But Mr. Robison was not to be my boss that summer. In June he began a year-long sabbatical, and his replacement as summer-school director was Ted Niederhoffer (or so we will call him), the school’s Russian teacher. I had never really known him in high school, but I remembered one time when I opened the door to the faculty lounge to look for a teacher who had asked me to find him there, and Mr. Niederhoffer had thundered at me, “You don’t open that door!” I was probably more offended than I had reason to be—after all, I really was not supposed to open that door; I should have knocked—and my pique was enhanced by my sense that I, as one of the school’s academic stars, had a bit of prerogative when it came to my interactions with teachers. I also think I was miffed to have to take correction from a man who, if one believed the rumor, missed the occasional first-period class sleeping off his hangovers.
But $10 an hour is $10 an hour, and I had no other job waiting for me, so in early June I checked back in to my old high school, working out of the orphaned office that Mr. Robison had commandeered three years earlier, once a supply closet for beakers, test tubes, and Bunsen burners, at the end of a sad, forgotten, dead-end hall in the Clark Science Center.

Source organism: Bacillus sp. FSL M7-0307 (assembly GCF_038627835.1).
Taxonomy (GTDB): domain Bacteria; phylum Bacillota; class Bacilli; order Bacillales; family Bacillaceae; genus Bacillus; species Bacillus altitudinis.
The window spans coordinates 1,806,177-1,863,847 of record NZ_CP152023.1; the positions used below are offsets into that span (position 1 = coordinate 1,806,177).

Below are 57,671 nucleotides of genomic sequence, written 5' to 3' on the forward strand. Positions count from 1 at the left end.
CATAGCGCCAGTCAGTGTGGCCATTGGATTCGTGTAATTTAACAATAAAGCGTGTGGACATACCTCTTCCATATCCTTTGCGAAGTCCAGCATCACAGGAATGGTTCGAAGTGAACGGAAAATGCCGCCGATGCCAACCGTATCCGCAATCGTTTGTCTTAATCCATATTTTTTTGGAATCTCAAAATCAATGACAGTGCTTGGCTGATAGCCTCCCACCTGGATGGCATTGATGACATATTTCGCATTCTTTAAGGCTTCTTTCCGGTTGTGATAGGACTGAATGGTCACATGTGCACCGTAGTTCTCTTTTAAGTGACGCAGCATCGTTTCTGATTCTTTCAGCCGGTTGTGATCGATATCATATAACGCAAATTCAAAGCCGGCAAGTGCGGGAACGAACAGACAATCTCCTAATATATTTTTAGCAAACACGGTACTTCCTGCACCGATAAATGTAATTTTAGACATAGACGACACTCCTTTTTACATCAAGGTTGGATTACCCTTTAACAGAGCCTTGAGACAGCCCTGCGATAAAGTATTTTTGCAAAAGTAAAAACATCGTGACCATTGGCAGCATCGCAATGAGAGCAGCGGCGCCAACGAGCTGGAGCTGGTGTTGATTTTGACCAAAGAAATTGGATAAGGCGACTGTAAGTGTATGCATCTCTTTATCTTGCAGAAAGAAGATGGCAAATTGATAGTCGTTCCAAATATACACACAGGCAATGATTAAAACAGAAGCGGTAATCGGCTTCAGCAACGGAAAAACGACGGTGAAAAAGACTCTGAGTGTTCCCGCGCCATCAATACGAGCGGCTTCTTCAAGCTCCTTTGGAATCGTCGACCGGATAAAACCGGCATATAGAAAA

And initially everything went well. Mr. Niederhoffer was grateful to have me, deferring to my institutional wisdom about summer-school operations. At my suggestion, he had hired as my coworker Heather, a friend from high school who had also just completed her freshman year of college. It was good to be near Heather again; we had been on Student Council together, and she reminded me of a year ago, graduation time, when I’d been triumphantly finishing a long race rather than just starting a much tougher one. Also, my girlfriend and I had broken up the past December, I missed her, and Heather was one of my girlfriend’s close friends. The proximity felt good.
But soon I began to worry that Mr. Niederhoffer was sending out acceptance letters with typos in them; twice I caught such letters, which I corrected and had him re-sign. Once he misplaced an important letter, and once forgot that a family was coming for a tour. And I began to notice that all of these mistakes occurred after lunch; and that after lunch—which was always taken alone, at an undisclosed location—he would smell of alcohol.